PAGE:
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Do all estate plans include the same legal documents?

Every person has their own set of life and family circumstances that are unique to them. Their estate plan should reflect these particularities. However, many people in Polk County who have estate plans probably use at least some common legal devices to effectuate and dictate their desires. This begs the question of whether all estate plans should include certain legal documents.

Regardless of a person's specific state of affairs, they should consider incorporating some common legal documents into their estate plan. The first is a durable power of attorney. This document helps to ensure that a person's financial matters will not fall by the wayside if they become physically or mentally unable to handle these issues. The durable power of attorney empowers someone else to pay the person's bills, handle their taxes, and take care of other financial decisions for the person if they can no longer do so on their own.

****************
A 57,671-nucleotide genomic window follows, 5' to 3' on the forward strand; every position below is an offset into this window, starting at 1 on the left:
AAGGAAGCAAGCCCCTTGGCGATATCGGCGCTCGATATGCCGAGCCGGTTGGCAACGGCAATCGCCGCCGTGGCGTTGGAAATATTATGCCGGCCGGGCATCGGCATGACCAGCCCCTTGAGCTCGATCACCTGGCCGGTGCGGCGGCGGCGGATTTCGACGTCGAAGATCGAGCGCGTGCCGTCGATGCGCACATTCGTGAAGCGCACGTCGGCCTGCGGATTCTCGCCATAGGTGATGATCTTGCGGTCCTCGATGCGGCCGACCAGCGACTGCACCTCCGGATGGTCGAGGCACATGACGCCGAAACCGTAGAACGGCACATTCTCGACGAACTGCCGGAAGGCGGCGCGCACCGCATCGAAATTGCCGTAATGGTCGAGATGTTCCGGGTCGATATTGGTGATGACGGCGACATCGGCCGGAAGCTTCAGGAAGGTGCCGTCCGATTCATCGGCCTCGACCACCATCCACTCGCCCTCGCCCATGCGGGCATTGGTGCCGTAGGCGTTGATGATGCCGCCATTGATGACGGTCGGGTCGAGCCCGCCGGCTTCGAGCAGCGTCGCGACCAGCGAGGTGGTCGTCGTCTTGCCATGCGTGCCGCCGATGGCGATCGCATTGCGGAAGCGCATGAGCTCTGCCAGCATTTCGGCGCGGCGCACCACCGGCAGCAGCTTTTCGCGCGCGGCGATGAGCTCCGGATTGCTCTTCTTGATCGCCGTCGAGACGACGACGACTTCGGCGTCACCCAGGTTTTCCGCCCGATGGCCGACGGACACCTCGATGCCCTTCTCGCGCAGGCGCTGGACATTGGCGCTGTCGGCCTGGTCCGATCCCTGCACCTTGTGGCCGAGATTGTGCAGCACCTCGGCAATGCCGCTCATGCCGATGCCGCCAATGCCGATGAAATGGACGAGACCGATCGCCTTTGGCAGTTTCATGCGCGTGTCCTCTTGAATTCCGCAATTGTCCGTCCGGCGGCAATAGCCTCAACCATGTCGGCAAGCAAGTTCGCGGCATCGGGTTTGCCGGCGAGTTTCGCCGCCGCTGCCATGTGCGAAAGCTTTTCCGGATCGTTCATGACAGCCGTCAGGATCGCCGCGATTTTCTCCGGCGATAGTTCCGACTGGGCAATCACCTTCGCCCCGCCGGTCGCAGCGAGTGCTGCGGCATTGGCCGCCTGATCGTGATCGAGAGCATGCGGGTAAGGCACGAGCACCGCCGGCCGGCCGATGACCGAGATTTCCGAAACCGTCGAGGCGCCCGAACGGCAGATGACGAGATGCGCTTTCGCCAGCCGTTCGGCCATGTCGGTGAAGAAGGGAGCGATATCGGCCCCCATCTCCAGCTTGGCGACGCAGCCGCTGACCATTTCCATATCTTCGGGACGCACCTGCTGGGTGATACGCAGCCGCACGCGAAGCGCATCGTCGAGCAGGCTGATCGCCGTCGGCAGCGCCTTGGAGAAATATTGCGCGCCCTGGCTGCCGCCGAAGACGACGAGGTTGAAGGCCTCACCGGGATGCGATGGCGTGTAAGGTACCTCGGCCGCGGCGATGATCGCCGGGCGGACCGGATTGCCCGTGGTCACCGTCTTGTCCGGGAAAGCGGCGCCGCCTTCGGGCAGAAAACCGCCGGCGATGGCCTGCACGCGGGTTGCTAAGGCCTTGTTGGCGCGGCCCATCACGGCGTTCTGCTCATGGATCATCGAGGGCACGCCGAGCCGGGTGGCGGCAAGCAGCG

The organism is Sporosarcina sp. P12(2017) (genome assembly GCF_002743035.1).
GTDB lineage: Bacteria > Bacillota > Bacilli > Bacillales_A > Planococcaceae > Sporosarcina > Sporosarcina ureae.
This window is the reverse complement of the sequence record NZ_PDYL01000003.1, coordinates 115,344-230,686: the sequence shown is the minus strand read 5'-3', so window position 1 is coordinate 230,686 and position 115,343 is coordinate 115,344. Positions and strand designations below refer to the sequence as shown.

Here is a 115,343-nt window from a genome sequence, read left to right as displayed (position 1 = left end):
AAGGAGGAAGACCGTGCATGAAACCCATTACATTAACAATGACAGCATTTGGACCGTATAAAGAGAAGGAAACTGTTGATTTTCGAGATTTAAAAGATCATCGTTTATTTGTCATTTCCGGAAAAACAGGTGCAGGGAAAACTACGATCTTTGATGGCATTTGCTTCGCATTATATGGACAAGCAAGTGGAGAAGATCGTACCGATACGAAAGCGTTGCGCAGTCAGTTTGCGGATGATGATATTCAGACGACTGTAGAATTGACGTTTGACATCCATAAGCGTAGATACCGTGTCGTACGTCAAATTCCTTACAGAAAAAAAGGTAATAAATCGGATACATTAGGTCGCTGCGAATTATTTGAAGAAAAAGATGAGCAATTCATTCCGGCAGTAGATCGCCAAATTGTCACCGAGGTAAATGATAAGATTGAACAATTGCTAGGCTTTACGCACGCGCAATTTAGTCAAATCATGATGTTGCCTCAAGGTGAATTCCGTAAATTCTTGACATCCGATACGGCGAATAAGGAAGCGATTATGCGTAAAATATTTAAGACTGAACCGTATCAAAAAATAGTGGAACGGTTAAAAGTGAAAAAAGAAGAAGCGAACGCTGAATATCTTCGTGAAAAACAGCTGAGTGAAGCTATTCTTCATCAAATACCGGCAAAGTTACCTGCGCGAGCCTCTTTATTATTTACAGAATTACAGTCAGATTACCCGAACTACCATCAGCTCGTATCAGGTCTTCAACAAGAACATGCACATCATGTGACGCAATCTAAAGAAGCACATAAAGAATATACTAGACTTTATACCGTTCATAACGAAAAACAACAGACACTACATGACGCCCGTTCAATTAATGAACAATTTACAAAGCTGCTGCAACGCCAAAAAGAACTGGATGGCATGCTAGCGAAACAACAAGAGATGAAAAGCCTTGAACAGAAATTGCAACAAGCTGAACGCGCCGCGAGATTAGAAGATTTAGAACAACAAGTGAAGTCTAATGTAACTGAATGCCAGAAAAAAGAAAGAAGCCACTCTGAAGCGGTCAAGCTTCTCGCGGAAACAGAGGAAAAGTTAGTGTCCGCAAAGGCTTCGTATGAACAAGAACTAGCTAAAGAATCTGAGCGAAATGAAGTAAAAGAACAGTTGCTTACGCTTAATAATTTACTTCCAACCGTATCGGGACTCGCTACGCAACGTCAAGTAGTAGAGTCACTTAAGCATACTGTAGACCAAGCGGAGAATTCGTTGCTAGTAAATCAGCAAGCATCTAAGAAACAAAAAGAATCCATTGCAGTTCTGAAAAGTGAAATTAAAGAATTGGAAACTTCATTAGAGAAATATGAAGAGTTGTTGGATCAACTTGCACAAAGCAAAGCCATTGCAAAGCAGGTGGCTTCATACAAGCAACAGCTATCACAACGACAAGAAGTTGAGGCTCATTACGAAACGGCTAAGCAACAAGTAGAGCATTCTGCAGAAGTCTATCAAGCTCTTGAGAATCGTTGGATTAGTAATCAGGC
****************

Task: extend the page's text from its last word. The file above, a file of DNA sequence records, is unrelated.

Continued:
An advanced medical directive is another legal document that plans for contingencies in case a person becomes incapacitated. This document specifies the medical treatment that the person wants in case they cannot communicate those decisions later in life. The advanced medical directive also appoints another person to make healthcare decisions on behalf of the incapacitated person.

In addition to those documents, a will is central to any estate plan. Wills are the planning documents that provide for the distribution of a person's assets after their death. If a person does not have a will, Florida state law will dictate how their assets are distributed, which may not be in accordance with a person's wishes.

Finally, a person might want to think about whether a living trust makes sense for their estate plan. One of the main advantages of this legal instrument is that it allows the person to distribute their assets after death without putting their estate through probate. Because probate is a public process, and can be expensive and time consuming, many people do not want to burden their family members or other heirs with this legal procedure.

While no two estate plans are likely to be identical, many will have common threads. People in Polk County who are contemplating how to set up their estate plan may want to consider using some of the more common estate planning documents. As always, however, they should consult with an experienced attorney who can help them put together an estate plan that meets all of their personal and legal needs.

Source: Forbes, "5 Documents You Need To Avoid Costly Estate Planning Errors," Peter Lazaroff, Oct. 16, 2016

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